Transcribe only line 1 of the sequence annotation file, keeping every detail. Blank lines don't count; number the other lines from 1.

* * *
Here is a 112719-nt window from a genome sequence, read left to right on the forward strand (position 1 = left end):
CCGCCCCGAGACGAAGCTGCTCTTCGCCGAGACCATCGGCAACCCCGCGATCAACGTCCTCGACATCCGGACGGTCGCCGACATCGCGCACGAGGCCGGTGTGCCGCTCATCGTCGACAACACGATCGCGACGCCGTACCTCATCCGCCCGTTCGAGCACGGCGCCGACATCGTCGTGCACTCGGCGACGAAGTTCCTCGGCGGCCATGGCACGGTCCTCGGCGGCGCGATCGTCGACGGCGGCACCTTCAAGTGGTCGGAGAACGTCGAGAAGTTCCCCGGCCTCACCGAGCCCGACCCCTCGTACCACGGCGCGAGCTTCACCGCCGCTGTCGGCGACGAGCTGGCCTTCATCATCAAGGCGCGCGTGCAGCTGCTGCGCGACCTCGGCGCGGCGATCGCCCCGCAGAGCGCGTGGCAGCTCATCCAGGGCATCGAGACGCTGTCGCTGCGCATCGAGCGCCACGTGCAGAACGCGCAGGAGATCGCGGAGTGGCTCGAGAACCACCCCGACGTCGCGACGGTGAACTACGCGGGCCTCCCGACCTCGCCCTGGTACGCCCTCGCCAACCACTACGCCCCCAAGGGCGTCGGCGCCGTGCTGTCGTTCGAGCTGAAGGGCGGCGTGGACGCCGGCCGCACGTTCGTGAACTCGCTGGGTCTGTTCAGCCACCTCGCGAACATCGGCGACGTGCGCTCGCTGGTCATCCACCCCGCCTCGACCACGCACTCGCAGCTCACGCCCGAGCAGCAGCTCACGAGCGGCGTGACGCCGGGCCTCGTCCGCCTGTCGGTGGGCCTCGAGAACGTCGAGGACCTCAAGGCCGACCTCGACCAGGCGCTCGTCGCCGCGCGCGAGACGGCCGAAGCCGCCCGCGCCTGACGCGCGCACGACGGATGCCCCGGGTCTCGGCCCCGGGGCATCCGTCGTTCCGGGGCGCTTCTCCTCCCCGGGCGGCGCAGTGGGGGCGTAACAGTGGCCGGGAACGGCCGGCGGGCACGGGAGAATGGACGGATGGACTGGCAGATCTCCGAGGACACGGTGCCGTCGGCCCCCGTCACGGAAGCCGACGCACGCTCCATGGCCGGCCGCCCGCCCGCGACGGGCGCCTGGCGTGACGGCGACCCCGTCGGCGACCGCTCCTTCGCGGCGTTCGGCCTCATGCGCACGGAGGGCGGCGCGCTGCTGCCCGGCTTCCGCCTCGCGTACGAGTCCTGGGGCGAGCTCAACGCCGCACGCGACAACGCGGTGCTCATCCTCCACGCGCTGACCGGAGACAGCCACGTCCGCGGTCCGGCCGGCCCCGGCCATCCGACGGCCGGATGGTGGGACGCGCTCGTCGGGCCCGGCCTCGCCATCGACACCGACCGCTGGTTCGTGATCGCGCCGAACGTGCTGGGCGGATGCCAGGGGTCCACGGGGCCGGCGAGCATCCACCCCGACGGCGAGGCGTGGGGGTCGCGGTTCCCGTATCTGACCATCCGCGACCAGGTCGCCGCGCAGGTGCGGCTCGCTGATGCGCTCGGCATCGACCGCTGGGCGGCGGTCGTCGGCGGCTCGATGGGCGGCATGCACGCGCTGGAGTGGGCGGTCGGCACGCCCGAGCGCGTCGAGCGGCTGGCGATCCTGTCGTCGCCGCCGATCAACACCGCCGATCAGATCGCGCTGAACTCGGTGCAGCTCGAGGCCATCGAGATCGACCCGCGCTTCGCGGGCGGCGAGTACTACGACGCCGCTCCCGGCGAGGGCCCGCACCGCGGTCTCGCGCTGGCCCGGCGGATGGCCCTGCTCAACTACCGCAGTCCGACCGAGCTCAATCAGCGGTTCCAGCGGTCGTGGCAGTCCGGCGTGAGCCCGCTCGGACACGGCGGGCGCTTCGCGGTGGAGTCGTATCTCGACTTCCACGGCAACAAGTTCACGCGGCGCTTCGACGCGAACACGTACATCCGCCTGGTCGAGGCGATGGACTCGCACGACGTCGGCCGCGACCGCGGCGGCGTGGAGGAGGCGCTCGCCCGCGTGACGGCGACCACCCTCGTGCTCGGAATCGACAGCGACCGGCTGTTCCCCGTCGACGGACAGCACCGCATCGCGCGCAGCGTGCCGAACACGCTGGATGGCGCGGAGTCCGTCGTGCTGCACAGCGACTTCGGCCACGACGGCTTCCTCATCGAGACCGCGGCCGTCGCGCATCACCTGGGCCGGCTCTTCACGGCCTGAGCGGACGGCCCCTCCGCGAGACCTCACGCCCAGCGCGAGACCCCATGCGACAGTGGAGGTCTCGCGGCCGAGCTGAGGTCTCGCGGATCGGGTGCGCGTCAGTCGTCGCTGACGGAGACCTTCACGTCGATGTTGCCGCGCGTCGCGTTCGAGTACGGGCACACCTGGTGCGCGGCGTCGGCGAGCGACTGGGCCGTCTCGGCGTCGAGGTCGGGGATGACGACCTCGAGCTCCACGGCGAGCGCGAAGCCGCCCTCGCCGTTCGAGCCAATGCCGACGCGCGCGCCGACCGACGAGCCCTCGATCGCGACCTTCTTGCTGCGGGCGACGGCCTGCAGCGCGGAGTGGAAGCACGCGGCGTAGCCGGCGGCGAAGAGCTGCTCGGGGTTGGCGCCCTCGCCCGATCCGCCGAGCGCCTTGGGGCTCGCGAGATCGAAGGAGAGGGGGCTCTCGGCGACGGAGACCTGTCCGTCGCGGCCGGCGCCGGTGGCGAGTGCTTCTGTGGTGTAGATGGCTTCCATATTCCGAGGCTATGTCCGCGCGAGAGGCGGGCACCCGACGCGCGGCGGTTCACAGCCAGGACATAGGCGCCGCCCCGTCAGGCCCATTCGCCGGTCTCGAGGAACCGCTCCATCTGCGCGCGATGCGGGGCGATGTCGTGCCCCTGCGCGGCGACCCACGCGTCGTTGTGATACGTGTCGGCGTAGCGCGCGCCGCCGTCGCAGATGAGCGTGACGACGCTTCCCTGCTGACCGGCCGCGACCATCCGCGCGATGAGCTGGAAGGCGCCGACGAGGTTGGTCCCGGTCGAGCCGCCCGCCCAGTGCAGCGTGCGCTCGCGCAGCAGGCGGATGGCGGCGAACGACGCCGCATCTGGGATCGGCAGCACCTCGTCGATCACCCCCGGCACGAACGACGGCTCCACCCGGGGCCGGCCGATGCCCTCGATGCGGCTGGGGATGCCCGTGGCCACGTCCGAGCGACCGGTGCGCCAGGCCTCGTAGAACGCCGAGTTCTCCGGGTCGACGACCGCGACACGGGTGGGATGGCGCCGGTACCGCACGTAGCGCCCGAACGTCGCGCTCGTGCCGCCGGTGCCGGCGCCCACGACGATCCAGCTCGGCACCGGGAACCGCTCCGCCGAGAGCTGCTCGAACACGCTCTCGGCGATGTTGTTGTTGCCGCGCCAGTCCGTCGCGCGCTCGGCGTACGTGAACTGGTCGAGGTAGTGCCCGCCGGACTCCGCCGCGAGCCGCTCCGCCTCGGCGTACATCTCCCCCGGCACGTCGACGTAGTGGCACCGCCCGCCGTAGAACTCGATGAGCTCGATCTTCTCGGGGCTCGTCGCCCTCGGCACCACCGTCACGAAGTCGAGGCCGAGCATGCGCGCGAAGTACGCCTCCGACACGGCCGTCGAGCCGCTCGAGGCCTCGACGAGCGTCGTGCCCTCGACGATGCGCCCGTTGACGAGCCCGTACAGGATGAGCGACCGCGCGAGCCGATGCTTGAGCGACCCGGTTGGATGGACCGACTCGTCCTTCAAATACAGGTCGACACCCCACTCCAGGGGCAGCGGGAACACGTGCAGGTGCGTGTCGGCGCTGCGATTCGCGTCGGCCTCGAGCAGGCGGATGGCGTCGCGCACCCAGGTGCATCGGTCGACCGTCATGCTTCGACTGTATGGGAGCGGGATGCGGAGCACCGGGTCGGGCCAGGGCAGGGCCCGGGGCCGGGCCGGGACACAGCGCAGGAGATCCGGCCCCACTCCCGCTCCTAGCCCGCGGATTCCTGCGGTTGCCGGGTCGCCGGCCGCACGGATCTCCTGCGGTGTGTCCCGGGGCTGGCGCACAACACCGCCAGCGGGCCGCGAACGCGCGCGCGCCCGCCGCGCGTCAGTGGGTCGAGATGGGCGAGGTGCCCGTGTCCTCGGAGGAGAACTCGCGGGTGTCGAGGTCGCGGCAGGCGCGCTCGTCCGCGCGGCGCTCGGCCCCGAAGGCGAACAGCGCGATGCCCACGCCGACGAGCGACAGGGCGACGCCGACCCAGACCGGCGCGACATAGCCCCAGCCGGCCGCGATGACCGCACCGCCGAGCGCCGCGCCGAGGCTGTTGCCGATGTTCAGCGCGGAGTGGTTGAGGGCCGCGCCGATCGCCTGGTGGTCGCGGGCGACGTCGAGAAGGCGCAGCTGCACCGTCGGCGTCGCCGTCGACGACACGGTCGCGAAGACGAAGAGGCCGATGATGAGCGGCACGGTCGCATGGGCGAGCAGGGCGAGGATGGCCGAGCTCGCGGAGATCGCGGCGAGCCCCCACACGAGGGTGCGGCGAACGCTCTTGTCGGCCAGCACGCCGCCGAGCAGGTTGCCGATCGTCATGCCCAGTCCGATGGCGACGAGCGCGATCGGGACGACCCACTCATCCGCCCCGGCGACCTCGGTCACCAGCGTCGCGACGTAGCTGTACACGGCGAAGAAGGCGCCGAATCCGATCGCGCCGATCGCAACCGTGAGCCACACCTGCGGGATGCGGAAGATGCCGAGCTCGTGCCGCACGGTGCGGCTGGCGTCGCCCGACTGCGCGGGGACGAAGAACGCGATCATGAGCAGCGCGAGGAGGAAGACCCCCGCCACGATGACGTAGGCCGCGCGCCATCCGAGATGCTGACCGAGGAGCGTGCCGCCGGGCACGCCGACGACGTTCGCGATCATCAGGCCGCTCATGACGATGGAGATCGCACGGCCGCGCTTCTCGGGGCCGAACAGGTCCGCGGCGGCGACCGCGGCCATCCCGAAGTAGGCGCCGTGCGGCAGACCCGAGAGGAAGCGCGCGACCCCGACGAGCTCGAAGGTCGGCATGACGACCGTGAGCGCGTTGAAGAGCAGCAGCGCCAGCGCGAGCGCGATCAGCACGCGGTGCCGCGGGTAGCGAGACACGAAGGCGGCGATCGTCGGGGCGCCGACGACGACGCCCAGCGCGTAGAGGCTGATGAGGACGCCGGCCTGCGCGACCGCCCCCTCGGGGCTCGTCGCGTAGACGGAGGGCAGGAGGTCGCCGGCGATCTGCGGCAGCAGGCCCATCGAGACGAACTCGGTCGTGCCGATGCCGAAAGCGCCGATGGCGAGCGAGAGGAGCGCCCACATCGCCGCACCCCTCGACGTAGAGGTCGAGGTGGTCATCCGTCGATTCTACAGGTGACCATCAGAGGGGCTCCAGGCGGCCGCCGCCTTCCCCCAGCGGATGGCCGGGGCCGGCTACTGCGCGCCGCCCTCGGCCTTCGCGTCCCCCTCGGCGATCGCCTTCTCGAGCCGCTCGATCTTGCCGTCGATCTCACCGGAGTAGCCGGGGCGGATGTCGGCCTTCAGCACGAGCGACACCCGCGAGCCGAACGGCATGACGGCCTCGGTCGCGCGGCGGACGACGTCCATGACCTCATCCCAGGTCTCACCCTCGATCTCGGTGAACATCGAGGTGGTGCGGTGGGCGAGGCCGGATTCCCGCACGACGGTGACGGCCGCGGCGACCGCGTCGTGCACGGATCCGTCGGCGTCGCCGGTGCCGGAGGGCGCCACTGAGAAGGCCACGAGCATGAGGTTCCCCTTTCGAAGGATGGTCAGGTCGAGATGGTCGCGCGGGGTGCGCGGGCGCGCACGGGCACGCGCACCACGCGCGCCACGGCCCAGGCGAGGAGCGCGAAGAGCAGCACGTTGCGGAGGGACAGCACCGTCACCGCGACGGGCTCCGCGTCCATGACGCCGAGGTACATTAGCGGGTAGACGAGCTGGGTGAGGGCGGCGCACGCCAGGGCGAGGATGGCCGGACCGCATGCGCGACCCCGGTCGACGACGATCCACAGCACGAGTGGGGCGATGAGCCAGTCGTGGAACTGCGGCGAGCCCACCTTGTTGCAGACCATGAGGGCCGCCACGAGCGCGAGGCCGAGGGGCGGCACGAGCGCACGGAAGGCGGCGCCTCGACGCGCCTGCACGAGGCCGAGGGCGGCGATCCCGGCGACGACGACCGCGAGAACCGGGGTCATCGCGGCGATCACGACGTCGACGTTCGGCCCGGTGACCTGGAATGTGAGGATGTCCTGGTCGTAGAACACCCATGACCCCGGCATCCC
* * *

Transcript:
Here is a 112719-nt window from a genome sequence, read left to right on the forward strand (position 1 = left end):